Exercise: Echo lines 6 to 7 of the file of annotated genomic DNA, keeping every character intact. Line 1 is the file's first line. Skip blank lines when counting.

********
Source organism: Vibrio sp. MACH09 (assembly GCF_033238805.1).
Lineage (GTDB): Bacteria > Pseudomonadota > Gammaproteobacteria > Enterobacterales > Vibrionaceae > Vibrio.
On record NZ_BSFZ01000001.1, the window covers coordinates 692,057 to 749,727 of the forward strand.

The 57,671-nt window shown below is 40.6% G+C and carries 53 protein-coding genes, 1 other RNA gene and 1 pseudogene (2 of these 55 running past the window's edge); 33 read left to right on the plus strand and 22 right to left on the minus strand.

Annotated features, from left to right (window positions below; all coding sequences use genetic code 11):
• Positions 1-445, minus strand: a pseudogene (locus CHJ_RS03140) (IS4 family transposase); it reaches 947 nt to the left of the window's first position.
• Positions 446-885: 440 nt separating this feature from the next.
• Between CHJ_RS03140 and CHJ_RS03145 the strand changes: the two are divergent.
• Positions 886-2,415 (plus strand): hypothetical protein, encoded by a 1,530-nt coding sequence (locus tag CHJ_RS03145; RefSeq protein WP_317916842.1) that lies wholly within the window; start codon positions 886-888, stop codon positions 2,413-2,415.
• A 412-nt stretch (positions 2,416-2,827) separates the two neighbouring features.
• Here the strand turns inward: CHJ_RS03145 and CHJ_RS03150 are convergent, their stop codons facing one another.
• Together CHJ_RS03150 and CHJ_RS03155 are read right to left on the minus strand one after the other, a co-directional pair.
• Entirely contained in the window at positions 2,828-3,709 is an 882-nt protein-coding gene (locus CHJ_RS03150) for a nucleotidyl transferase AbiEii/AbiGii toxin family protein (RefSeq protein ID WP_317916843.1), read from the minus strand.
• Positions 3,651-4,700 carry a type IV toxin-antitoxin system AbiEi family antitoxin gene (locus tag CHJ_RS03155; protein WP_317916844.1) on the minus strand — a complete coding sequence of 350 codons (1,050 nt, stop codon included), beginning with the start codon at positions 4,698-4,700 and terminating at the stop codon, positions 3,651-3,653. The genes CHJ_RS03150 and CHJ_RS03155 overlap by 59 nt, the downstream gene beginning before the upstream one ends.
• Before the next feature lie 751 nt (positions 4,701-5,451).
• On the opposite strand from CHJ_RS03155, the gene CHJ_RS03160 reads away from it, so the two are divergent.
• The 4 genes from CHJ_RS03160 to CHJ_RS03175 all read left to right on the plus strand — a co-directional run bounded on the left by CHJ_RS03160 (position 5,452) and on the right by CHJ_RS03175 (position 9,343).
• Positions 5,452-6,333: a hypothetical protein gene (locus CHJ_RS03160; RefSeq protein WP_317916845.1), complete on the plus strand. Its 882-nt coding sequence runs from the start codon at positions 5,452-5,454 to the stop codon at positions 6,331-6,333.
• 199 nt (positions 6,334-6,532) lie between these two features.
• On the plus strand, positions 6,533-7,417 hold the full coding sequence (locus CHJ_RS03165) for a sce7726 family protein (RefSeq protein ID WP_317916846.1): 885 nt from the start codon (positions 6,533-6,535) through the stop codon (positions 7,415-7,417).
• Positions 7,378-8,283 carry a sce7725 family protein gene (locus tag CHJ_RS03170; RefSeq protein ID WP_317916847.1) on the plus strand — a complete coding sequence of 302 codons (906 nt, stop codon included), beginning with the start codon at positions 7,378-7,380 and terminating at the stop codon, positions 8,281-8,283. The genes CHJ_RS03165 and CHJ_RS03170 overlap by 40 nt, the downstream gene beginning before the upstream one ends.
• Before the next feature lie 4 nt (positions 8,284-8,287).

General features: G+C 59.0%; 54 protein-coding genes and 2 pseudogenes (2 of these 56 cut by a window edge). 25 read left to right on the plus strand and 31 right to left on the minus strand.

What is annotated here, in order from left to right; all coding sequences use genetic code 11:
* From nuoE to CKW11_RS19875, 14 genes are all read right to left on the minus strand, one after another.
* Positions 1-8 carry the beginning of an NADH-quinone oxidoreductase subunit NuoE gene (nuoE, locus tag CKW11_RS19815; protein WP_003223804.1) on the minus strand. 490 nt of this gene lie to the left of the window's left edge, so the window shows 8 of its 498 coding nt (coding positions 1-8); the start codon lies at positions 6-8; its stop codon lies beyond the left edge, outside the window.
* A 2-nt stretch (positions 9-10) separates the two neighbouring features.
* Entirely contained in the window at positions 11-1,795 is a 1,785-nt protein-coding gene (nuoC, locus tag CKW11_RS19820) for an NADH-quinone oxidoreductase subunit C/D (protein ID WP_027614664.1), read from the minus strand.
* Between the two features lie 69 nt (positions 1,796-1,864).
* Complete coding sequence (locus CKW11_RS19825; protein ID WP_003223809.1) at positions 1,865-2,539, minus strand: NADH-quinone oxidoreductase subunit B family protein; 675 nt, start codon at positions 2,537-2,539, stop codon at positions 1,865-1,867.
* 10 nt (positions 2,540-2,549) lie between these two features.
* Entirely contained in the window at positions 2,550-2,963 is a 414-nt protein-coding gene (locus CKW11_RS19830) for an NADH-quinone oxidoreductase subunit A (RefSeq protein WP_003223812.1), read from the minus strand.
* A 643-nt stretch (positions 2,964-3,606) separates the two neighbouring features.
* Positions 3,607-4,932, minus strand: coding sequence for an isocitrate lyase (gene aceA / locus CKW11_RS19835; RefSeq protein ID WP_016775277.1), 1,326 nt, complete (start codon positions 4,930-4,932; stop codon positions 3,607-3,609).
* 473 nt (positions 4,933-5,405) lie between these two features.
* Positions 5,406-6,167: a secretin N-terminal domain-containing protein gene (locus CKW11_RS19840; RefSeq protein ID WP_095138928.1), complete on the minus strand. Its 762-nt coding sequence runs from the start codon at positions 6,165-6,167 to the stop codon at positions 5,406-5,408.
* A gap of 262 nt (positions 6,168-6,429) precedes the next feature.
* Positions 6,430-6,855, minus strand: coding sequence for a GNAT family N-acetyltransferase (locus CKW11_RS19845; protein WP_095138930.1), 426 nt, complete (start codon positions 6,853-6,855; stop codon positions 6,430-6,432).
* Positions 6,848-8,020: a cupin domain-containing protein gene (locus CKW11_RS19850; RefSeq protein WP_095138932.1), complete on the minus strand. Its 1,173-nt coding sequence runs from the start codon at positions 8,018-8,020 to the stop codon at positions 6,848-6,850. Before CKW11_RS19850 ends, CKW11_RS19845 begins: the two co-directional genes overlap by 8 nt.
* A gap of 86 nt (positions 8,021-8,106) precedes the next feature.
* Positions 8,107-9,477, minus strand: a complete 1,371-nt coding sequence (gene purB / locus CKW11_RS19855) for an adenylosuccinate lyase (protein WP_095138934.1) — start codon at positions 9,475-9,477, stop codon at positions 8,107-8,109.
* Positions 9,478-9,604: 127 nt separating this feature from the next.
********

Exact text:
• Positions 1-445, minus strand: a pseudogene (locus CHJ_RS03140) (IS4 family transposase); it reaches 947 nt to the left of the window's first position.
• Positions 446-885: 440 nt separating this feature from the next.